“Meanwhile, states like Florida and Texas, that have NO income taxes, Montana and Oregon, no sales tax, North Dakota, Utah, etc. all seem to be doing fine financially. They have better schools, better economies, and accomplish this WITHOUT taxing every activity they can think of.
Pretty interesting case study contrasting states run by Democrats and those that aren't.”
“California is clearly composed of the most gullible human beings on God's earth. Have all of you learned NOTHING in that past 30 years? Vote NO. Force them to make substantive cuts, for once, and stand up to your coddled, irresponsible teaching and government sector employees.
Or, better still: don't. Take your income and your freedoms to AZ, or elsewhere, and let California shrivel up on its own. Illinois is little better: that's why we left after 50 years. You don't give more booze to an alcoholic, and you most assuredly should not give more cash to a politician. Save yourselves: RUN.”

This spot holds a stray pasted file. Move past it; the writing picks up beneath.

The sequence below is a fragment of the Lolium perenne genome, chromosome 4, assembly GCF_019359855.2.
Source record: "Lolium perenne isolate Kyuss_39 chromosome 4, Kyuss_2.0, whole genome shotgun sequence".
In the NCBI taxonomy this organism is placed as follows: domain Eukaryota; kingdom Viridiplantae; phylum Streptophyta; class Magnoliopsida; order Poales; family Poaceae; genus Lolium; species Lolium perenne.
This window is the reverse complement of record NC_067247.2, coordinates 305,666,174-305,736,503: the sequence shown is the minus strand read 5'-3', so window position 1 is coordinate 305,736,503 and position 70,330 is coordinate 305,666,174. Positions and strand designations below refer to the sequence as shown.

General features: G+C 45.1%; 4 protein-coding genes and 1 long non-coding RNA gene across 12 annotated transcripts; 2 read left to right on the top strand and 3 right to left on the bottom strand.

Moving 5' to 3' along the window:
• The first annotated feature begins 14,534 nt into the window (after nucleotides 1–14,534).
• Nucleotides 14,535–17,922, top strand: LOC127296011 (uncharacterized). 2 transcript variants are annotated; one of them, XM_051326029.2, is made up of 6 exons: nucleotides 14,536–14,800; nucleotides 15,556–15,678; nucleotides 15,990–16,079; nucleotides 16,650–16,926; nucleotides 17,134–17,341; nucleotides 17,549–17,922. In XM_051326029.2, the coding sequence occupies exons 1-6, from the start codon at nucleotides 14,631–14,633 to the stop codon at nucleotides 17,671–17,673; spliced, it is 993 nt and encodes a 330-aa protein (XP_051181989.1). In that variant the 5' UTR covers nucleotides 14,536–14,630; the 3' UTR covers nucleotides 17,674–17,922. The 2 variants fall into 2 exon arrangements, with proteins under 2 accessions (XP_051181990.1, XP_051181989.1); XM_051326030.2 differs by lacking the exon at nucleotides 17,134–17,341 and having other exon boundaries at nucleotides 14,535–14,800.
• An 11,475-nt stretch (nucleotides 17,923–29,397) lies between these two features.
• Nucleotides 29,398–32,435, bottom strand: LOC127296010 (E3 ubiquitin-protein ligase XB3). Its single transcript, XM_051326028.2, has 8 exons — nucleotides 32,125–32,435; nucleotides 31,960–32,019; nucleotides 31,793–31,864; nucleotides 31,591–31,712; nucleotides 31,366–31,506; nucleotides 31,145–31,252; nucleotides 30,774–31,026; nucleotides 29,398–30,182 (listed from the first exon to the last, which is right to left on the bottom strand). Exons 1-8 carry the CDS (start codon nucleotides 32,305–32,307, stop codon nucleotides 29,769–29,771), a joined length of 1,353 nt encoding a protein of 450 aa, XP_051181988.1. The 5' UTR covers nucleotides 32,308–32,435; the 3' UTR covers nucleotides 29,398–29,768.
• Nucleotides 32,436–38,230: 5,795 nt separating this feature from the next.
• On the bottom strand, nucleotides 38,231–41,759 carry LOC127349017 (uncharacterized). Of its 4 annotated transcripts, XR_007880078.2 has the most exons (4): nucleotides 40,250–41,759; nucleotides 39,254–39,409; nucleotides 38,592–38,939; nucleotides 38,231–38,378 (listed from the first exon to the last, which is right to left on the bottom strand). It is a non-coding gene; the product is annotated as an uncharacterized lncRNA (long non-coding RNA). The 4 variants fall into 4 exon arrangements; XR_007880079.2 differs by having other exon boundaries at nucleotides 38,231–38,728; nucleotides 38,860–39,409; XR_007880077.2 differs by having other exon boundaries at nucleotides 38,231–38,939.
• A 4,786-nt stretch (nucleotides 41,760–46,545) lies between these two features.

“This is beginning to sound like a broken record. Raise taxes, cut some spending, make overtly optimistic if not downright dishonest budge predictions. Repeat. California and its government seemed to have learned nothing from the last five years.”
“Interesting to see all the comments regarding more taxes to solve California's problems. It seems what brought down California is the fact that taxing an economy to death while providing free social services for illegals, and engaging in host of wasteful spending like huge salaries for government parasites and multimillion dollar pensions doesn't work. So, lets tax even more and provide more freebies. Yeah, right! If California would adopt a more business friendly attitude, lower taxes and stop putting raw food providers out of business or in prison, maybe revenue would increase beyond anyone's wildest dreams, but freedom in California is just a dream, like in the rest of America that was lost a while ago.”